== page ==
Primrose Hill to Horsenden Hill
Time to make a move and get back to boating. We pushed off just before 11am just as the trip boats were starting to go back and forth and the punt was making it’s way to Camden. It was a nice mooring, handy for people to find us, no breasting up allowed, just very busy on a weekend!
We pootled our way back through the zoo to Little Venice where we pulled in to fill with water and do all the necessaries. On our first visit to London on Lillian we’d managed to pull in behind the cafe boat without blocking the canal, but today even though we are a foot shorter we stuck out too much, so had to pull through the bridge and breasted up alongside NB Wandering Swan whilst he finished filling. He hoped that the space we’d just left would still be available, not much traffic had come from this side so he might have been in luck. If he succeeded it would be his third time of mooring there in seven years, I think we were very lucky.
We’d already done a dishwasher load before we’d pulled out this morning and then the washing machine went on. Filling up took sometime. All the rubbish was disposed, one yellow water tanks worth was emptied and then a second one, two buckets emptied too and Tilly’s pooh box had a clean. With everything done we pulled out just as a really short boat pulled up, perfectly timed.
Boats seem quite familiar to us now as we spotted several that had been moored near to us over the last three weeks. Coots and swans were parading their growing offspring , but only the pigeons seemed keen on the Baguette island that had been left by someone. How ridiculous, it will only encourage rats!
At Ladbroke Grove we pulled into the shopping mooring to pick up a few things at Sainsburys, our wine cellar had been looking decidedly empty so a stock up was needed. Mick stayed on board whilst I did the shopping not wanting to leave Oleanna on her own. After a bite to eat we carried on getting further and further away from central London. An elderly couple asked us where we’d been moored, they seemed to have quite a good spot, admittedly on pins but they hadn’t had to breast up. There did seem to be quite a few places where we could have pulled in, but we wanted to get further out today.
Encountering the Electric Barge just by moored boats meant we had to pull in as far as we could on the off side. It took the chap an age to come past with his boat full of red uniformed school kids. Close behind was a boat following at tick over, he was really looking forward to his slow slow journey! Little did we realise but a similar thing was about to happen to us.
Ahead we could see two flashing orange lights, one was on a tug that was at 90 deg to the cut pushing a skip boat to the side. There was enough space for us to get by only to catch up with another tug pushing another skip with a crane and four passengers. Their progress was extreeeeemely slow. It was handy that Mick kept wanting to clear the prop as this slowed us down so as not to get too close. Slowly they carried on for what felt like miles and miles. They didn’t pull over to let us pass as they were most probably too deep to leave the central channel, so all we could do was slloooowwlly follow.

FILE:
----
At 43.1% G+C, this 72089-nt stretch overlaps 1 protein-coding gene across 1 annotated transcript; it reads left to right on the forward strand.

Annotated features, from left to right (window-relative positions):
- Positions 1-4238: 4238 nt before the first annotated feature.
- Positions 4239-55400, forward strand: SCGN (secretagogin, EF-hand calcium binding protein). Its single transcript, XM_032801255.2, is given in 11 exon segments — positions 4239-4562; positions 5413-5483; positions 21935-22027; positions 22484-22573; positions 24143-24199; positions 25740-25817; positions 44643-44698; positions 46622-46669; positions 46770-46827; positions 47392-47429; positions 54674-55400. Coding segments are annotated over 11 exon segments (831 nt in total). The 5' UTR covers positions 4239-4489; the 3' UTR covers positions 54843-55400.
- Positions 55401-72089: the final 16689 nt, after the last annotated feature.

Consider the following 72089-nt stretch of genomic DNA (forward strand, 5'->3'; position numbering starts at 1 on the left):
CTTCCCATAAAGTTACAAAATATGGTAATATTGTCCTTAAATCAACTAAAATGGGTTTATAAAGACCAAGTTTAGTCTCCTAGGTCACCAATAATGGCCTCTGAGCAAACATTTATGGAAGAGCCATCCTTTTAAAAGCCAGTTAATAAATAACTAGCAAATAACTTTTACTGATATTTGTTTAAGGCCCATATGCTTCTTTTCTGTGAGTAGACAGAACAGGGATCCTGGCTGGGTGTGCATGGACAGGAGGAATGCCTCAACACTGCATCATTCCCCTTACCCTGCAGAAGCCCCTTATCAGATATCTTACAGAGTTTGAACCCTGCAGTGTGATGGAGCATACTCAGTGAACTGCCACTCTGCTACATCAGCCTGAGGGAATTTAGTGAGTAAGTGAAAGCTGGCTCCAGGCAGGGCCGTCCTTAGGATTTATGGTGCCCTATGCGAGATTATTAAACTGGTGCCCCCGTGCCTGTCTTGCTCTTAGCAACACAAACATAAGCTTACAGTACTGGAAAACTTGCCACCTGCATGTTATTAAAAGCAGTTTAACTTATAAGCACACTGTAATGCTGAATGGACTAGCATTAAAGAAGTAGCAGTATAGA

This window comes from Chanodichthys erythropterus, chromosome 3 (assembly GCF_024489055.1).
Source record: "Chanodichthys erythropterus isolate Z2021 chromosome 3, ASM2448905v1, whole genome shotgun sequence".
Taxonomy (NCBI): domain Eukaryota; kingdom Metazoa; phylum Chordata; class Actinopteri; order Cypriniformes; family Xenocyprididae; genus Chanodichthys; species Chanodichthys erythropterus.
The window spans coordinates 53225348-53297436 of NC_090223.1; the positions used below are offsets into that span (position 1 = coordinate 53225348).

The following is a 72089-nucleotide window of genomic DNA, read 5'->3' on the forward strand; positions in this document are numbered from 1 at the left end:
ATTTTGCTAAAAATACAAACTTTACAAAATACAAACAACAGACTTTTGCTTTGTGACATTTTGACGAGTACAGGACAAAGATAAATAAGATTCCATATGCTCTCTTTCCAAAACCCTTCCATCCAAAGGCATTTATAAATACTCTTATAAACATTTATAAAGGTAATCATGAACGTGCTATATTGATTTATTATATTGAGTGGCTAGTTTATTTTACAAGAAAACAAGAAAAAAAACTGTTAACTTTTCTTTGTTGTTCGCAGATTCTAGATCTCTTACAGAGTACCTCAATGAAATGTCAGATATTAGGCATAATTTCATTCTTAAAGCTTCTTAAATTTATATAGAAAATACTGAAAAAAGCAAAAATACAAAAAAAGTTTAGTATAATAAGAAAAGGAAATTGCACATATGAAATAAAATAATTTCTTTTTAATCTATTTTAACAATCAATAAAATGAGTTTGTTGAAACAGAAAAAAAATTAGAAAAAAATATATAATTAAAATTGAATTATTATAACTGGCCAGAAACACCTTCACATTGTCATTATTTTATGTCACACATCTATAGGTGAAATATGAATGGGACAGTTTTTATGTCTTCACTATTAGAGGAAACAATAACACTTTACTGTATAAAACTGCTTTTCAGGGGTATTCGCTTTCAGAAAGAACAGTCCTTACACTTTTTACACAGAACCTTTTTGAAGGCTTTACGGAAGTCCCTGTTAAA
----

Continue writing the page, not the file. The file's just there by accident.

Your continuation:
As the North Circular aqueduct got closer they beckoned for us to pass them, they were taking the starboard channel so we took the port and opened up the throttle. Both boats entered the channels at the same time, but we zoomed compared to them and easily won the race to the other side. We were just clearing the central island as they had just got their stern alongside it on the other side. They were almost certainly heading for the towpath works at Alperton, possibly with a boat full of tarmac to start surfacing it.
There was a boat moored up where we’d topped up with water on our way into London. Large signs declared that the moorings were for Permit Holders only. Signs in the boat informed us that the water point was not a public one. Here there are going to be what looks like four moorings, each with electric and water and at the end is an elsan point. There is nowhere to tie up to to be able to use the elsan, so mooring on the towpath side and then carrying your offerings over the bridge must be the way that it will be used, unless of course it is only for permit holders too!
The golf course at the foot of Horsenden Hill came into view and as we cruised round the bend a space showed itself so we pulled in. The time we’d spent following the tug had meant that we wouldn’t make Bulls Bridge today and anyway here was a much better place for Tilly to make some friends. She made no hesitation in crossing the towpath and disappearing into the sideways trees.
0 locks, 8.82 miles, 1 tunnel, 0 mysterons, 1 full water tank, 1 handy tree, 2 empty pooh buckets, 40L+ yellow water, 1 clean pooh box, 0 rubbish on the boat, 4 boxes wine no 25% deal, 1 piled high boat with extra limbs, 1 fat barge, 25 waving school kids, 27 baguettes, 4 men doing nothing, 1 tug, 1 mph if we were lucky, 1 happy cat, 1 boat with all it’s curtains open again.